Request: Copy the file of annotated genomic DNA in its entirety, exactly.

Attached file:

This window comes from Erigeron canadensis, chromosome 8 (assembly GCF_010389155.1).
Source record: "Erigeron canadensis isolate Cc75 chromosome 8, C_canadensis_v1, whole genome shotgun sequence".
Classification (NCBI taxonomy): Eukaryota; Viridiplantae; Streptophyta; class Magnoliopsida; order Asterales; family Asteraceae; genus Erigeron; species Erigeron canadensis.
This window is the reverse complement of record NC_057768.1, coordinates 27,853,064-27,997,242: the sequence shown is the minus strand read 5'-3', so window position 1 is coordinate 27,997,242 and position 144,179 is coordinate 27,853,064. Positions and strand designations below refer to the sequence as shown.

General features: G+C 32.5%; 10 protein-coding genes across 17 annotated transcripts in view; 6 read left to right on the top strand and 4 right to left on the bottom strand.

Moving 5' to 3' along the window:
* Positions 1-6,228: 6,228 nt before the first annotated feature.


This window comes from Erigeron canadensis, chromosome 8 (assembly GCF_010389155.1).
Source record: "Erigeron canadensis isolate Cc75 chromosome 8, C_canadensis_v1, whole genome shotgun sequence".
Classification (NCBI taxonomy): Eukaryota; Viridiplantae; Streptophyta; class Magnoliopsida; order Asterales; family Asteraceae; genus Erigeron; species Erigeron canadensis.
This window is the reverse complement of record NC_057768.1, coordinates 27,853,064-27,997,242: the sequence shown is the minus strand read 5'-3', so window position 1 is coordinate 27,997,242 and position 144,179 is coordinate 27,853,064. Positions and strand designations below refer to the sequence as shown.

General features: G+C 32.5%; 10 protein-coding genes across 17 annotated transcripts in view; 6 read left to right on the top strand and 4 right to left on the bottom strand.

Moving 5' to 3' along the window:
* Positions 1-6,228: 6,228 nt before the first annotated feature.